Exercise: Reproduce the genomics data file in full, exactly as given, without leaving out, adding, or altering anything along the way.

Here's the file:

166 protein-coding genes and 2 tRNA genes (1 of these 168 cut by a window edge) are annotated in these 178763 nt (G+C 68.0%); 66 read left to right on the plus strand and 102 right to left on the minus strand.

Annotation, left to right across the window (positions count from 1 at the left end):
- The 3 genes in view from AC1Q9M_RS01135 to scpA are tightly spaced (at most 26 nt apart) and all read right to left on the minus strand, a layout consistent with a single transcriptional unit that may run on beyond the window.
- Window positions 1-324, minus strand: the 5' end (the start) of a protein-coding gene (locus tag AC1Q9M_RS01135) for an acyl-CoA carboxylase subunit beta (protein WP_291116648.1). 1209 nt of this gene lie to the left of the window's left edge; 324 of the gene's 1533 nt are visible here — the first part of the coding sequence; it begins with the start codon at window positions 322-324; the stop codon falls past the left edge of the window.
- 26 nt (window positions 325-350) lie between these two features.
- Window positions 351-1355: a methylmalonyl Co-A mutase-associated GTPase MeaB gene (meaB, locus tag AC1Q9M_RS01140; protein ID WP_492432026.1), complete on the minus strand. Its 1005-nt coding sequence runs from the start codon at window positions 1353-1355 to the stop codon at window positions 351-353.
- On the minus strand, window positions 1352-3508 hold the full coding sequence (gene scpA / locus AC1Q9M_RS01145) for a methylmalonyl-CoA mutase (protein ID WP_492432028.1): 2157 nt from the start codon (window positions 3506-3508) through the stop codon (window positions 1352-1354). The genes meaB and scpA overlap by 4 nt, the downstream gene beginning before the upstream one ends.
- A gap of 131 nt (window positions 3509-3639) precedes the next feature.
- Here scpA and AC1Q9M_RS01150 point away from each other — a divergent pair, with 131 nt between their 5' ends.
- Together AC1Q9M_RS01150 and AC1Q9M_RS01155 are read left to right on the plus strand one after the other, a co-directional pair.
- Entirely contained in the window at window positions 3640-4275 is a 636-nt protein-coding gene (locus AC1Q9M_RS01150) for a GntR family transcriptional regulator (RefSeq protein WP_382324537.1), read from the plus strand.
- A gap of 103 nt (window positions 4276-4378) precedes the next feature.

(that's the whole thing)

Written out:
166 protein-coding genes and 2 tRNA genes (1 of these 168 cut by a window edge) are annotated in these 178763 nt (G+C 68.0%); 66 read left to right on the plus strand and 102 right to left on the minus strand.

Annotation, left to right across the window (positions count from 1 at the left end):
- The 3 genes in view from AC1Q9M_RS01135 to scpA are tightly spaced (at most 26 nt apart) and all read right to left on the minus strand, a layout consistent with a single transcriptional unit that may run on beyond the window.
- Window positions 1-324, minus strand: the 5' end (the start) of a protein-coding gene (locus tag AC1Q9M_RS01135) for an acyl-CoA carboxylase subunit beta (protein WP_291116648.1). 1209 nt of this gene lie to the left of the window's left edge; 324 of the gene's 1533 nt are visible here — the first part of the coding sequence; it begins with the start codon at window positions 322-324; the stop codon falls past the left edge of the window.
- 26 nt (window positions 325-350) lie between these two features.
- Window positions 351-1355: a methylmalonyl Co-A mutase-associated GTPase MeaB gene (meaB, locus tag AC1Q9M_RS01140; protein ID WP_492432026.1), complete on the minus strand. Its 1005-nt coding sequence runs from the start codon at window positions 1353-1355 to the stop codon at window positions 351-353.
- On the minus strand, window positions 1352-3508 hold the full coding sequence (gene scpA / locus AC1Q9M_RS01145) for a methylmalonyl-CoA mutase (protein ID WP_492432028.1): 2157 nt from the start codon (window positions 3506-3508) through the stop codon (window positions 1352-1354). The genes meaB and scpA overlap by 4 nt, the downstream gene beginning before the upstream one ends.
- A gap of 131 nt (window positions 3509-3639) precedes the next feature.
- Here scpA and AC1Q9M_RS01150 point away from each other — a divergent pair, with 131 nt between their 5' ends.
- Together AC1Q9M_RS01150 and AC1Q9M_RS01155 are read left to right on the plus strand one after the other, a co-directional pair.
- Entirely contained in the window at window positions 3640-4275 is a 636-nt protein-coding gene (locus AC1Q9M_RS01150) for a GntR family transcriptional regulator (RefSeq protein WP_382324537.1), read from the plus strand.
- A gap of 103 nt (window positions 4276-4378) precedes the next feature.